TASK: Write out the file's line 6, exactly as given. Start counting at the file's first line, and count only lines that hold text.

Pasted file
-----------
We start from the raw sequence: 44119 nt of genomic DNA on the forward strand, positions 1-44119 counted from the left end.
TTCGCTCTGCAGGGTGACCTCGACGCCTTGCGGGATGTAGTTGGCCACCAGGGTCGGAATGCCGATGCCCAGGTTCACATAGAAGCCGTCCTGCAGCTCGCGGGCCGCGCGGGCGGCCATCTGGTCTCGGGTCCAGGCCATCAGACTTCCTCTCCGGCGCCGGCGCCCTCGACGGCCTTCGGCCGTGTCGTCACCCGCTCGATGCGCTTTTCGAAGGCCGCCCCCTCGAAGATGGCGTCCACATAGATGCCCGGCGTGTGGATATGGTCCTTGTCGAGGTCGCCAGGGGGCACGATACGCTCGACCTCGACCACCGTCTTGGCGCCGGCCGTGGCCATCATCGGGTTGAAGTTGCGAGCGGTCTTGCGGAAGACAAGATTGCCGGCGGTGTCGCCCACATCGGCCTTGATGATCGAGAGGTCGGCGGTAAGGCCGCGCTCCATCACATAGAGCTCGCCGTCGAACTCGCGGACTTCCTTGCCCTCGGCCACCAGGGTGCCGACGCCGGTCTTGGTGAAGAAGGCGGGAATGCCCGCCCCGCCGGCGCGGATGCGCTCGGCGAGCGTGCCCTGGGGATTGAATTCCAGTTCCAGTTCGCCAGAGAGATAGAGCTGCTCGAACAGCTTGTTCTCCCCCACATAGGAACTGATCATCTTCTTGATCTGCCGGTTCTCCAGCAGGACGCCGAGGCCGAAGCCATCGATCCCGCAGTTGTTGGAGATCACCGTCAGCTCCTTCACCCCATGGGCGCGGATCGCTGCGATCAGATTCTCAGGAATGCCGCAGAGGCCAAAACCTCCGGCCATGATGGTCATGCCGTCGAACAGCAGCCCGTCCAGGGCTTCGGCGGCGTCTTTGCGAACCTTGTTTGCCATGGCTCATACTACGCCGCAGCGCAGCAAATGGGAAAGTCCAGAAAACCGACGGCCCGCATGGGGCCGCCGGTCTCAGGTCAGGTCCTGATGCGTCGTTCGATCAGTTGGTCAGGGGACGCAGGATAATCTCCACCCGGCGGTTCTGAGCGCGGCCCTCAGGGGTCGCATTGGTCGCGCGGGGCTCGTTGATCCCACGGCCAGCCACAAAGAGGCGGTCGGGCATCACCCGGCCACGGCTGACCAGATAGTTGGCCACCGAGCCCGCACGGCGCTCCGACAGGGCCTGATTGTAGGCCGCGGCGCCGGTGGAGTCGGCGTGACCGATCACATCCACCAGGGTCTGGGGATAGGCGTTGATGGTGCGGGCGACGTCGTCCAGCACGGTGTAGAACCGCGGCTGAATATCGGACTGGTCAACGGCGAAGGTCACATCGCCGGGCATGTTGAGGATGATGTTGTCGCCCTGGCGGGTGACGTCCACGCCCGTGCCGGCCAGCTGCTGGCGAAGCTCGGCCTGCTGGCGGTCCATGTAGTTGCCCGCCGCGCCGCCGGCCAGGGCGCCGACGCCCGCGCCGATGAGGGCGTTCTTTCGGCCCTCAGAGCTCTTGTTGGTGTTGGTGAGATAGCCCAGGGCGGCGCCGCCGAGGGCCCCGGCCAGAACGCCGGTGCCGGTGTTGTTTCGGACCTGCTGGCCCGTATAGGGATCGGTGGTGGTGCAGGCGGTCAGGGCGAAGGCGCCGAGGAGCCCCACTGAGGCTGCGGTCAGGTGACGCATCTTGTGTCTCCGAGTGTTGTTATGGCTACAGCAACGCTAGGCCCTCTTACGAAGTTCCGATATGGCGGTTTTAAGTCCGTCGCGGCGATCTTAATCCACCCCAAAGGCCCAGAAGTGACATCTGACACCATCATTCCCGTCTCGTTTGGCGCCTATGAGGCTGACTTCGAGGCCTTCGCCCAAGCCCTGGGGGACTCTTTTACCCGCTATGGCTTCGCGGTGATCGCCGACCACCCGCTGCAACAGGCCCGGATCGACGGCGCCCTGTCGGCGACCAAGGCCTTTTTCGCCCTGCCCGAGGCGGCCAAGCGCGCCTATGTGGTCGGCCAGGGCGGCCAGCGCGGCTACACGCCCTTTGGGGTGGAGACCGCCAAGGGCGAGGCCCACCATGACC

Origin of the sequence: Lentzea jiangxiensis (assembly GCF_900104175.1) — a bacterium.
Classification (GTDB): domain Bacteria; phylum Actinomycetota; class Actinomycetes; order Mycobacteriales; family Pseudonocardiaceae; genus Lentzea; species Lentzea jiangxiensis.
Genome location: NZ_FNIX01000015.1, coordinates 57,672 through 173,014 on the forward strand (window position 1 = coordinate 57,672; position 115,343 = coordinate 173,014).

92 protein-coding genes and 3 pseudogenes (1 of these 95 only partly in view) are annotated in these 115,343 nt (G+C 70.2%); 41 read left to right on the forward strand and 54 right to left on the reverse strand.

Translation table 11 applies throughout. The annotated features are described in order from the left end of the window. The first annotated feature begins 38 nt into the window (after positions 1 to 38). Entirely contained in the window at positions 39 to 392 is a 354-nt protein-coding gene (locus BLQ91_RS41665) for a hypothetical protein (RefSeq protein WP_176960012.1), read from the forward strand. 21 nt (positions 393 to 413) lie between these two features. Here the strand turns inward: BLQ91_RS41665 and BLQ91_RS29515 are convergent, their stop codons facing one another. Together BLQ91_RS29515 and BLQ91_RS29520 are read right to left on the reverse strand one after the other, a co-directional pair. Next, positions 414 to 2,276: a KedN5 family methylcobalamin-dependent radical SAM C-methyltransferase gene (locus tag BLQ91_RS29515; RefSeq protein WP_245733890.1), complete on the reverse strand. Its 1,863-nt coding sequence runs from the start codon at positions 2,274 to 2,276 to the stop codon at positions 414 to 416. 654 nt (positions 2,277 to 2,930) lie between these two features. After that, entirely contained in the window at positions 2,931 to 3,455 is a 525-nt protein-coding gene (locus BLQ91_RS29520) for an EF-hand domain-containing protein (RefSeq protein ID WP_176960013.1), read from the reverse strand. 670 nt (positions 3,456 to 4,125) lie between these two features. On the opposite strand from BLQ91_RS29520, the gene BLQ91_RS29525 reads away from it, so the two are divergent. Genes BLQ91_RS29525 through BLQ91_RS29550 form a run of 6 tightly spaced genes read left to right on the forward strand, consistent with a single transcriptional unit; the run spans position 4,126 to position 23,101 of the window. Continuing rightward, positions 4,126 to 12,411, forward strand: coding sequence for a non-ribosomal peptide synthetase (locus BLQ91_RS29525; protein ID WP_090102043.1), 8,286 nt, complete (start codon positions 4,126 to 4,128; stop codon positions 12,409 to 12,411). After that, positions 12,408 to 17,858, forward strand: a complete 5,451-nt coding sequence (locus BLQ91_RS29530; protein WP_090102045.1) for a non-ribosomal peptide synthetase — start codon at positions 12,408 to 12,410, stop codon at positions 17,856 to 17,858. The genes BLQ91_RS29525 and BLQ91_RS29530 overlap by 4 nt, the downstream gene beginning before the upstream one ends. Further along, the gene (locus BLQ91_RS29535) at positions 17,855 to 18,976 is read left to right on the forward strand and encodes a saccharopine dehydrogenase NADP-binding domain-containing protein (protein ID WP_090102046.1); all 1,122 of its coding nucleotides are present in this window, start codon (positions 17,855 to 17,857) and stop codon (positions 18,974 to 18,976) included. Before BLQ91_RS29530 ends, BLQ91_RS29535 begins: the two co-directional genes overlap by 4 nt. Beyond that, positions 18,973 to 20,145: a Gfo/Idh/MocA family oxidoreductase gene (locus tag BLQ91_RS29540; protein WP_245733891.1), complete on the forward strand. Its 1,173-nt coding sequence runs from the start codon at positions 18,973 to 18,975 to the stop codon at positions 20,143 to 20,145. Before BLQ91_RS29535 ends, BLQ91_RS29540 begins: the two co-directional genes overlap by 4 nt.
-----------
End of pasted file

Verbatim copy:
92 protein-coding genes and 3 pseudogenes (1 of these 95 only partly in view) are annotated in these 115,343 nt (G+C 70.2%); 41 read left to right on the forward strand and 54 right to left on the reverse strand.